DMC Heart Hospital First in World to Treat Peripheral Artery Disease Through the WristMar 7, 2018
Detroit, MI - Feb. 22, 2018: For the last several years, physicians have been able to use the wrist as an access point to open blockages in the coronary arteries that supply the heart with nutrients and oxygen. But for those suffering with peripheral artery disease (PAD), or blockages in the limbs, there were no devices long enough for physicians to reach the legs from the wrist...until now.
Dr. Mahir Elder, Director of Endovascular Medicine at the DMC Heart Hospital, with team physicians Drs. Tamam Mohamad, Amir Kaki, Nimrod Blanke, Alap Jani and Sajid Ali were the first in the world to treat a patient with peripheral artery disease through the wrist, using a new innovative device called the Diamondback 360® Extended Length Peripheral Orbital Atherectomy Device (OAD). Treatment of PAD from the wrist, instead of the groin, is less invasive, and often results in a better patient experience and faster recovery time, Dr. Elder explained.
PAD affects as many as 8.5 million Americans and is a circulatory condition in which narrowed and hardened blood vessels reduce blood flow to the limbs. With risk factors such as diabetes and obesity on the rise, the prevalence of PAD is growing at double-digit rates. Symptoms include leg pain when walking or at rest. If left untreated, PAD can lead to severe pain, immobility, non-healing wounds and eventually limb amputation. When surgery is needed, PAD can be treated by atherectomy – a minimally invasive procedure to open blocked arteries by using a device on the end of a catheter to remove built up plaque. Then, a balloon angioplasty or stent procedure is completed to restore blood flow. This procedure is frequently performed by accessing the artery through the groin; however, with this new OAD extended length technology, physicians are given an alternative access point in which the artery can be reached by going through the wrist.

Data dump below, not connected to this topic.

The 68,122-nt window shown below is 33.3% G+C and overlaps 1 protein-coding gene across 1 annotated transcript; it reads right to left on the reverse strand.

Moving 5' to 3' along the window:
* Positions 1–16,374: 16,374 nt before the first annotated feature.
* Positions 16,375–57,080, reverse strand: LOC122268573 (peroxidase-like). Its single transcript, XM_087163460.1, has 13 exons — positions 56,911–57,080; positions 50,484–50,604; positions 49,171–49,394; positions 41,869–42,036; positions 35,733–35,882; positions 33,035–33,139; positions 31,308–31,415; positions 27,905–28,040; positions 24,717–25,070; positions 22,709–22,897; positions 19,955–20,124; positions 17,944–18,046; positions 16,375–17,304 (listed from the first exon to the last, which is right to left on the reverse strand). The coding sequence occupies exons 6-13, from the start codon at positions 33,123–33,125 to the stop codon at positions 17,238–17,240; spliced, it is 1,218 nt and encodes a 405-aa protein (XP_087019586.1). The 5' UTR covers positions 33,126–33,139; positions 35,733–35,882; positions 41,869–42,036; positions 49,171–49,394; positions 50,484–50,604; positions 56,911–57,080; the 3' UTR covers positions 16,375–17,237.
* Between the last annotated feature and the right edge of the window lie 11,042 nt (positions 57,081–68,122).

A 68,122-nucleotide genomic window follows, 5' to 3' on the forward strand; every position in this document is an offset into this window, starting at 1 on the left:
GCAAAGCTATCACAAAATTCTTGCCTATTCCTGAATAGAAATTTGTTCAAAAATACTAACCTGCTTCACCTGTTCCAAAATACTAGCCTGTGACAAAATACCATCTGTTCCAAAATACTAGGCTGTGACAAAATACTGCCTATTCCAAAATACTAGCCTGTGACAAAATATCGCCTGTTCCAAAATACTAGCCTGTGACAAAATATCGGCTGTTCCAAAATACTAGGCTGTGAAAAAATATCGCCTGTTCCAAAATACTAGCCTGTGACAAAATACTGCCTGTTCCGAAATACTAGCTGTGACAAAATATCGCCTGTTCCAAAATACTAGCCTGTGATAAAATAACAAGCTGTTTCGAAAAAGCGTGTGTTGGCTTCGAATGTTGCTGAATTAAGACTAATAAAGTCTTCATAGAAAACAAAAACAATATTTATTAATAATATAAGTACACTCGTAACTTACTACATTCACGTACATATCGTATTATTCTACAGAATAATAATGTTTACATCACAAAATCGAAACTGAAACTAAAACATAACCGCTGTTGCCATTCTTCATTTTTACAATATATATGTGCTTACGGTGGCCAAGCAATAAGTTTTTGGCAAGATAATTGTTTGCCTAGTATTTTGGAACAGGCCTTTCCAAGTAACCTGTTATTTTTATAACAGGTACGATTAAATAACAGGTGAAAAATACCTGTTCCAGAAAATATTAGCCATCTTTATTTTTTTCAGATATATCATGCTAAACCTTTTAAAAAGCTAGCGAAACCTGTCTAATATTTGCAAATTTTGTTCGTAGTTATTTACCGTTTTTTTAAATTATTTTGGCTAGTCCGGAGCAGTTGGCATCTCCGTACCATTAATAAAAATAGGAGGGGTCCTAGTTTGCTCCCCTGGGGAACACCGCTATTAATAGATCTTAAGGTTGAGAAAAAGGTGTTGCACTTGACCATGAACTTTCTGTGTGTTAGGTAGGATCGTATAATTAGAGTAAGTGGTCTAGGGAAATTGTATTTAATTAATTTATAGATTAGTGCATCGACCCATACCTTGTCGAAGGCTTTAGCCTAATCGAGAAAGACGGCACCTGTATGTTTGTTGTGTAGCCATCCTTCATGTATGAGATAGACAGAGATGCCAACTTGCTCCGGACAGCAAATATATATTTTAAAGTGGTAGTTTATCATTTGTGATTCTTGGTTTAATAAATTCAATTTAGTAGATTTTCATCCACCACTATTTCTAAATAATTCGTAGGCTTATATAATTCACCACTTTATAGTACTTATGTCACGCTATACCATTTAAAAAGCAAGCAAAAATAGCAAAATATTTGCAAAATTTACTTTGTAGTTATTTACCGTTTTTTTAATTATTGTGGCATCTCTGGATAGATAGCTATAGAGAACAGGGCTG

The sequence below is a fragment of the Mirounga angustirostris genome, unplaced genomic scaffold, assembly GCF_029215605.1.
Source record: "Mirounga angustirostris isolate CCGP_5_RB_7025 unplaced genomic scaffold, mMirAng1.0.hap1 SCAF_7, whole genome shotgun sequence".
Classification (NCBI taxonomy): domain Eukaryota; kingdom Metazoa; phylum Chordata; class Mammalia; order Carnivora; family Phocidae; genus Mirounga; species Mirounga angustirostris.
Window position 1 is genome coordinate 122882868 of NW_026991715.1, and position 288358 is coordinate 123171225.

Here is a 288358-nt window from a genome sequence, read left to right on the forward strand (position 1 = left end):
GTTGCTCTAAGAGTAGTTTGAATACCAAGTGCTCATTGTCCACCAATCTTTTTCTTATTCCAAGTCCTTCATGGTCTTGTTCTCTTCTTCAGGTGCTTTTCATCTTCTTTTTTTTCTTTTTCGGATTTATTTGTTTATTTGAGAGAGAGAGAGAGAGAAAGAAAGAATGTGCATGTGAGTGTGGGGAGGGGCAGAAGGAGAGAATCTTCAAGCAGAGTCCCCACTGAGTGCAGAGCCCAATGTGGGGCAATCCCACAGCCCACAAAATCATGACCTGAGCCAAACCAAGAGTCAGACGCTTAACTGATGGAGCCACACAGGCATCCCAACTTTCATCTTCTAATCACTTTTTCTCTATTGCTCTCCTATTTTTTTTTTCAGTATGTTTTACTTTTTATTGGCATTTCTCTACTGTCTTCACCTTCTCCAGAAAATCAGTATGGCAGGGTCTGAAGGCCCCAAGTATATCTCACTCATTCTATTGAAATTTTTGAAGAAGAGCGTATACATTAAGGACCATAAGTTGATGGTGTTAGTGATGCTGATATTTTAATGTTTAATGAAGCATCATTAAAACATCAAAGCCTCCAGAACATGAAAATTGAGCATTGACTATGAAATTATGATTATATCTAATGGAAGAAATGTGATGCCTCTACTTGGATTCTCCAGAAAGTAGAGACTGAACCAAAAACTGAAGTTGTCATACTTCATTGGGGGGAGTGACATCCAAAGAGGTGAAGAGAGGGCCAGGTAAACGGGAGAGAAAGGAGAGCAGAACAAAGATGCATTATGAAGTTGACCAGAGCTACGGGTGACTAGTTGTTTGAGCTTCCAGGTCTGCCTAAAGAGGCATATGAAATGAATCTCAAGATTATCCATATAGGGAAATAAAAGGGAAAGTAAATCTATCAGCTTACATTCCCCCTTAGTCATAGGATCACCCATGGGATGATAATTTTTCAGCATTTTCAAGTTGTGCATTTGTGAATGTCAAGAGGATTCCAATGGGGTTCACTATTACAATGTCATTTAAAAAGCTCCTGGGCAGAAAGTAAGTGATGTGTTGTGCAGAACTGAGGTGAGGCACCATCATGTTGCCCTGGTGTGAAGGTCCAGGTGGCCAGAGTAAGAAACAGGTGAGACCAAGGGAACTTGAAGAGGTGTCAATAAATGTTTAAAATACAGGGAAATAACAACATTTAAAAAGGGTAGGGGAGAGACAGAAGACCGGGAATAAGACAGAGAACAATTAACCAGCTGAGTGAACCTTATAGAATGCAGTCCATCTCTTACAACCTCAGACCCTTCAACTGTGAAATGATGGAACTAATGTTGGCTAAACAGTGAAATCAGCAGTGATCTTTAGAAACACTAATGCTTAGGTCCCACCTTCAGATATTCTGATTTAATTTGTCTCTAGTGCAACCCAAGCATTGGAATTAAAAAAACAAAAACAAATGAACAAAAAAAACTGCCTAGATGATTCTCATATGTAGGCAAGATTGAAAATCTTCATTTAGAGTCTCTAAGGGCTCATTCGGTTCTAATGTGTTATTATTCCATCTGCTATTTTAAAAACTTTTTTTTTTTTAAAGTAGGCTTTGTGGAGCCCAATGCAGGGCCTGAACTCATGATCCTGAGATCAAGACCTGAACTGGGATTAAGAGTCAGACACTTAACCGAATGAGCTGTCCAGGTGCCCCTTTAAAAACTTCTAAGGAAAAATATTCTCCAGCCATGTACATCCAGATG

“This technology is a huge win for patients,” explained Dr. Elder. “The extended length technology allows us to use the wrist as an access point to help minimize bleeding and avoid commonly diseased arteries. Most importantly, patients will experience fewer access site bleeding complications, the ability to walk less than an hour post-procedure and faster recovery with shorter hospital stays. As experts in cardiovascular and peripheral artery disease, we strive to be the best in treating these complex diseases, and offer our patients the most advanced technologies."
Dr. Tamam Mohamad, chief of cardiology at DMC Detroit Receiving Hospital, added: This device will help us deal with difficult peripheral artery disease. It will add to our mission of salvaging limbs by providing a new treatment option to patients suffering from poor circulation in their legs."
Latricia Turner, 47, of Detroit, had been suffering with PAD for more than two years. She had tried medication to relieve her leg pain, but the medications failed. Turner was still suffering with severe pain in her legs, limiting her walking. Her doctors told her due to the severity of her disease she may need a surgical bypass that could take weeks, and maybe even months to recover from. In hopes of finding another solution, she came to the DMC Heart Hospital.
On Monday, Feb. 12, Dr. Elder performed the orbital atherectomy through her wrist and Tuesday morning she was back home without even a stitch.
The DMC Heart Hospital Medical Director of Cardiac Cath Laboratories Dr. Amir Kaki expressed: “The Heart Hospital and the cardiovascular physicians continue to be at the forefront of advances. This is another example of the leadership, expertise, and early adoption of technology that translates to clinical benefits and delivery of world class care which is second to none for the patients and community we serve.”
More information about PAD, visit www.dmc.org.